by Morgan Harting, AllianceBernstein
Emerging markets were up pretty sharply through the beginning of May: about 13% for equities, almost 7% for debt. Part of that was because of this consensus that developed that the US and China would reach some agreement on trade and there might be some historic handshake that would resolve their differences.
On May 5th, President Trump tweeted his intention to raise tariffs on Chinese goods, which completely upended that market consensus. So while the underlying growth from emerging companies remains strong, it’s expected that earnings growth will be about 10% this year and next, and that should underpin strong returns for equities and for bonds. The fact is that there is likely to be a lot more volatility along the way, so I think a more risk-managed approach will be particularly important in the coming months.
We’re always looking for investment opportunities that are disconnected from the big controversy of the day, and the great thing about a global emerging-markets portfolio is you have a lot to choose from. So this week people are worried about US-China trade tension, but it happens that today we were reviewing a Brazilian postsecondary private education company. And this is a rapidly growing company in a country that has a growing middle class—a lot of striving people who are eager to get more educated to build their skills in order to live a better life. And this company has been very focused on improving margins, moving away from a reliance on government-sponsored loans to more of a free market–based model. And they’ve been quite successful. And I think, you know, trading at 12 and a half times earnings, in this case, this is one where you have this great balance of growth and value that is totally disconnected from the big headline of the day.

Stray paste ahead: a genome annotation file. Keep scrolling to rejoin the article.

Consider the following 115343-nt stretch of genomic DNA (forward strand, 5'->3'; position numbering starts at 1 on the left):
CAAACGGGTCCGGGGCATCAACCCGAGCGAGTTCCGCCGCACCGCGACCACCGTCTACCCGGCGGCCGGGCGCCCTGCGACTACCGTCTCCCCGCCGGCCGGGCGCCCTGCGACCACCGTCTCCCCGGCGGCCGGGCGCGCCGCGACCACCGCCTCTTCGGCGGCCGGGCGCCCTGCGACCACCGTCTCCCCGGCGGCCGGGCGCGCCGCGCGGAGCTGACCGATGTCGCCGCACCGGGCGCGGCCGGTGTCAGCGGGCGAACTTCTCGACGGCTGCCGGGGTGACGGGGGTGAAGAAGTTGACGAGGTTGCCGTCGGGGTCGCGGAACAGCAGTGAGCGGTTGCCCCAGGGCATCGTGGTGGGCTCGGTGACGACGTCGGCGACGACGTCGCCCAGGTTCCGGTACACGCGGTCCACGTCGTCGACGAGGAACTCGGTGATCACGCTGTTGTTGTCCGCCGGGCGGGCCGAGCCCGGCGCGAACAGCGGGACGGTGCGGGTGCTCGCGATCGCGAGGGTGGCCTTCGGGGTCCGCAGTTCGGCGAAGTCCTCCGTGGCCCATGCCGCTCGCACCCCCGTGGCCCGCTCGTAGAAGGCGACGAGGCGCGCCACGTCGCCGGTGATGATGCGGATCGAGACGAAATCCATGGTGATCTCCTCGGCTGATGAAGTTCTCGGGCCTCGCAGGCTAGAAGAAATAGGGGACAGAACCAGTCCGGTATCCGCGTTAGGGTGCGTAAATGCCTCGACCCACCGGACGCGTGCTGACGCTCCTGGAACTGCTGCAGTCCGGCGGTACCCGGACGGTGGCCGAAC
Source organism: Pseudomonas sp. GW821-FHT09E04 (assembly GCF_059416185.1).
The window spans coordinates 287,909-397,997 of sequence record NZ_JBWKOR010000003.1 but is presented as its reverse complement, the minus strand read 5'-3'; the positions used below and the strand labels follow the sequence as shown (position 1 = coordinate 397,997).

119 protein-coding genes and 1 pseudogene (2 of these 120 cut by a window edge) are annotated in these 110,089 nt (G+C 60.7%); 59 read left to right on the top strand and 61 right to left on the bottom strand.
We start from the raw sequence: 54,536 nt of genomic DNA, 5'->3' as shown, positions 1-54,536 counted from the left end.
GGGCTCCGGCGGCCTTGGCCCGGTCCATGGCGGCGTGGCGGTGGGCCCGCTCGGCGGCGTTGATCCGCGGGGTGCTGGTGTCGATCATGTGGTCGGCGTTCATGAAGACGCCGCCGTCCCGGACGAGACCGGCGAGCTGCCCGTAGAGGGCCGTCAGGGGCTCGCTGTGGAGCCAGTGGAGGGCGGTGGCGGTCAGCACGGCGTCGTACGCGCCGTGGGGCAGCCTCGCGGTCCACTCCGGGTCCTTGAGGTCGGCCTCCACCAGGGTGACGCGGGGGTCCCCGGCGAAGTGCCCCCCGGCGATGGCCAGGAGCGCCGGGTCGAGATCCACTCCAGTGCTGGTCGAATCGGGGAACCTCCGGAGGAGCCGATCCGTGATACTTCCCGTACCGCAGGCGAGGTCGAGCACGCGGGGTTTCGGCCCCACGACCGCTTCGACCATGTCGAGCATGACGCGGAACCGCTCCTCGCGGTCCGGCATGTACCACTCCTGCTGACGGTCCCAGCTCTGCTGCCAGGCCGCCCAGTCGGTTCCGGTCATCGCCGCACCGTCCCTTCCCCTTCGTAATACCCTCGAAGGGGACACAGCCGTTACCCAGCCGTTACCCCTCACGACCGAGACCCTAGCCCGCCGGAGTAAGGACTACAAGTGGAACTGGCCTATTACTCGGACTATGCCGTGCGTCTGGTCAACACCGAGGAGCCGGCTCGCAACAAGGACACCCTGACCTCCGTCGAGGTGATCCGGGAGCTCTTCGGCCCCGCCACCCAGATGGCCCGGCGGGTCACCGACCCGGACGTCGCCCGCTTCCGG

The exciting thing about investing in emerging markets as well [is that] people can get obsessed or focused on one particular place and the big controversy of the day, [and] that you have more than 50 countries to choose from, particularly if you can look across stocks and bonds—places that are fast-growing, places that are going through structural change and where most investors aren’t paying attention. People are focused on the S&P or the DAX, but rarely on some mid-cap Brazilian or Indian company. And that’s where we can really add a lot of value to investors through our research.
This post originally appeared at the AllianceBernstein Context Blog
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